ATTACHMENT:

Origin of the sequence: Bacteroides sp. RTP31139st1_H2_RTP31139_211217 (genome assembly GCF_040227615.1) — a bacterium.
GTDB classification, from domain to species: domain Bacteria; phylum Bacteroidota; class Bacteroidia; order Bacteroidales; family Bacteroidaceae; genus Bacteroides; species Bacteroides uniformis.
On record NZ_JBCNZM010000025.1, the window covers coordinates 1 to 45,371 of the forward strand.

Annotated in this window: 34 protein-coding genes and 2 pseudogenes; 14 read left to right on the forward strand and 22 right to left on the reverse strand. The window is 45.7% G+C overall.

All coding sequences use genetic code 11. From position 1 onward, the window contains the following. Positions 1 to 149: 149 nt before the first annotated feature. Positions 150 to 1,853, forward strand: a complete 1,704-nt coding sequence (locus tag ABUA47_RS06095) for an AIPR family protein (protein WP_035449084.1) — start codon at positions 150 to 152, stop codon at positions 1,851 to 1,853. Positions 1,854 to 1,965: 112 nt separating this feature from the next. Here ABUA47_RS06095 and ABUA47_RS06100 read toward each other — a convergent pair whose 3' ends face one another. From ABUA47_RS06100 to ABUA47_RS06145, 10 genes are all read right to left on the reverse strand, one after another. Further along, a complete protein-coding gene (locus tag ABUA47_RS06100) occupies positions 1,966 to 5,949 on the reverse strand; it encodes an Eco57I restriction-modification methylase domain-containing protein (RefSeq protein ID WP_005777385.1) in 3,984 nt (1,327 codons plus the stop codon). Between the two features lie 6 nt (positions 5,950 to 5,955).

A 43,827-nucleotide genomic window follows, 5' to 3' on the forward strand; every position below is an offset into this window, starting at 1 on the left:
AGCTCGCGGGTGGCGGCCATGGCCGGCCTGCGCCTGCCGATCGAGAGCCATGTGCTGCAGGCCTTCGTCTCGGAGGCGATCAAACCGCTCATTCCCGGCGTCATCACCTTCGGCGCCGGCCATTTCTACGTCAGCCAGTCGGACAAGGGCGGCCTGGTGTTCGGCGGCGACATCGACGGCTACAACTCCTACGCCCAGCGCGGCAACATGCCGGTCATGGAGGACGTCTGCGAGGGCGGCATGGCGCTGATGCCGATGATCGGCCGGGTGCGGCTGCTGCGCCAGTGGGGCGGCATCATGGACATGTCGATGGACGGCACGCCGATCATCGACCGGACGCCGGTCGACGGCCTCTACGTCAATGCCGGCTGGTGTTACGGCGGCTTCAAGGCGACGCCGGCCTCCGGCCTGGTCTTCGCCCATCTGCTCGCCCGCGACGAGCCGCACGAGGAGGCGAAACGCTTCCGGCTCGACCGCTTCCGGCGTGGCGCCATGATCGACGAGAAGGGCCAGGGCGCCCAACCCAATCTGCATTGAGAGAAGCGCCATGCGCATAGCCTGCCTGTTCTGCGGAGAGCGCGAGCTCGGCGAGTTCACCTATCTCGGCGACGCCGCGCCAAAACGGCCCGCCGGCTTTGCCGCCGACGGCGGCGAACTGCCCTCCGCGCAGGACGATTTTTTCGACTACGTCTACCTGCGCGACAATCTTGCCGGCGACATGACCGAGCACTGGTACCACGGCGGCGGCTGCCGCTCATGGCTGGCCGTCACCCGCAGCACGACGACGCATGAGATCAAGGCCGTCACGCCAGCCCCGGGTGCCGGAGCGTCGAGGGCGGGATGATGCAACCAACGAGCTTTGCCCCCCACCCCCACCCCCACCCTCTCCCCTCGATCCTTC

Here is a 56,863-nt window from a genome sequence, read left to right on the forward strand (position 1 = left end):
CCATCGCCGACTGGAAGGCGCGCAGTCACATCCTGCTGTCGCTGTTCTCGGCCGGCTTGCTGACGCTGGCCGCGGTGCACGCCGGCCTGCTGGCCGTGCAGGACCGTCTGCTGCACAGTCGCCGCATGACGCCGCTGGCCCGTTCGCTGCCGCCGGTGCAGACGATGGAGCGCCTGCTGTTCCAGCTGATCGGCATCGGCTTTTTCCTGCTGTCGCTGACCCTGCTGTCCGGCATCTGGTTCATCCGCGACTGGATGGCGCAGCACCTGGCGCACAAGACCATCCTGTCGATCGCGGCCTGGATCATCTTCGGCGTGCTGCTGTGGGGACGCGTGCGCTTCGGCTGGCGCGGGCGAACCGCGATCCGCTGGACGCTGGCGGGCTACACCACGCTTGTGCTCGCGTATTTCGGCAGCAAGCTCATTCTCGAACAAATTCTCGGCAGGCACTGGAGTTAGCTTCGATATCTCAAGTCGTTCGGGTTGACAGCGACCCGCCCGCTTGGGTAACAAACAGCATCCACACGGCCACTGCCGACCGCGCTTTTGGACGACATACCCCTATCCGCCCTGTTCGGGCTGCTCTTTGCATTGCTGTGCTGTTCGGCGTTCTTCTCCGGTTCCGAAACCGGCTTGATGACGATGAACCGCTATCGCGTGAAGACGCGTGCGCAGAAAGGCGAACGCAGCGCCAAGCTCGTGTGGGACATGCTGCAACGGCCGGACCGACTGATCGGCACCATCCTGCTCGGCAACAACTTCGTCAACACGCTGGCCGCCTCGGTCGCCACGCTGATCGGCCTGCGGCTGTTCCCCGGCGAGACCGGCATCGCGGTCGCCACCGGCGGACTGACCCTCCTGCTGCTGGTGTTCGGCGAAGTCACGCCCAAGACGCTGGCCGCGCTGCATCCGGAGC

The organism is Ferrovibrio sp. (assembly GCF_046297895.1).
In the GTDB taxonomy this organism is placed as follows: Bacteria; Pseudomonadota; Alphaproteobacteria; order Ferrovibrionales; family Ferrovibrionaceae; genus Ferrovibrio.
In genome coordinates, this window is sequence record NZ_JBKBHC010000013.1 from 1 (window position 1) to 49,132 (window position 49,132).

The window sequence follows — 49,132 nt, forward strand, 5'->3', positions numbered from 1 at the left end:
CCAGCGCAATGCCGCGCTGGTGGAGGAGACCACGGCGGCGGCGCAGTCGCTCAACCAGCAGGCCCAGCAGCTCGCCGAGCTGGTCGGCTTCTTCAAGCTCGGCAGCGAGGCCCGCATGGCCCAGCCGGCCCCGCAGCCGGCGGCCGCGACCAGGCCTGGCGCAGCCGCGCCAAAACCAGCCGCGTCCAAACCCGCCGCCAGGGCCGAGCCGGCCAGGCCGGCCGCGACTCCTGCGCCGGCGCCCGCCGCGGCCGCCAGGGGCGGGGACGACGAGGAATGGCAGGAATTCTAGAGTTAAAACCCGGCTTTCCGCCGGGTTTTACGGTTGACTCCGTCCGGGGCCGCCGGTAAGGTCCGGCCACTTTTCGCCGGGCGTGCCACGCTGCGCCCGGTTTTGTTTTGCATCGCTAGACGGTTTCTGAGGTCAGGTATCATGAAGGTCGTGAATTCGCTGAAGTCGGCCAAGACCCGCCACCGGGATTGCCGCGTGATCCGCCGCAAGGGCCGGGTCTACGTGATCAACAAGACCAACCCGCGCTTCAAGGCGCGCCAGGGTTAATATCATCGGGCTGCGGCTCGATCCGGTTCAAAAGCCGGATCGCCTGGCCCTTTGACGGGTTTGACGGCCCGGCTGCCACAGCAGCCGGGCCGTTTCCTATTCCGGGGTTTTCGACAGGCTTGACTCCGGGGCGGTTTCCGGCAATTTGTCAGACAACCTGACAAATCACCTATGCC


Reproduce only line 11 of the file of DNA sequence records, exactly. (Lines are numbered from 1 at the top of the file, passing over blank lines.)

In the GTDB taxonomy this organism is placed as follows: Bacteria; Pseudomonadota; Alphaproteobacteria; order Ferrovibrionales; family Ferrovibrionaceae; genus Ferrovibrio.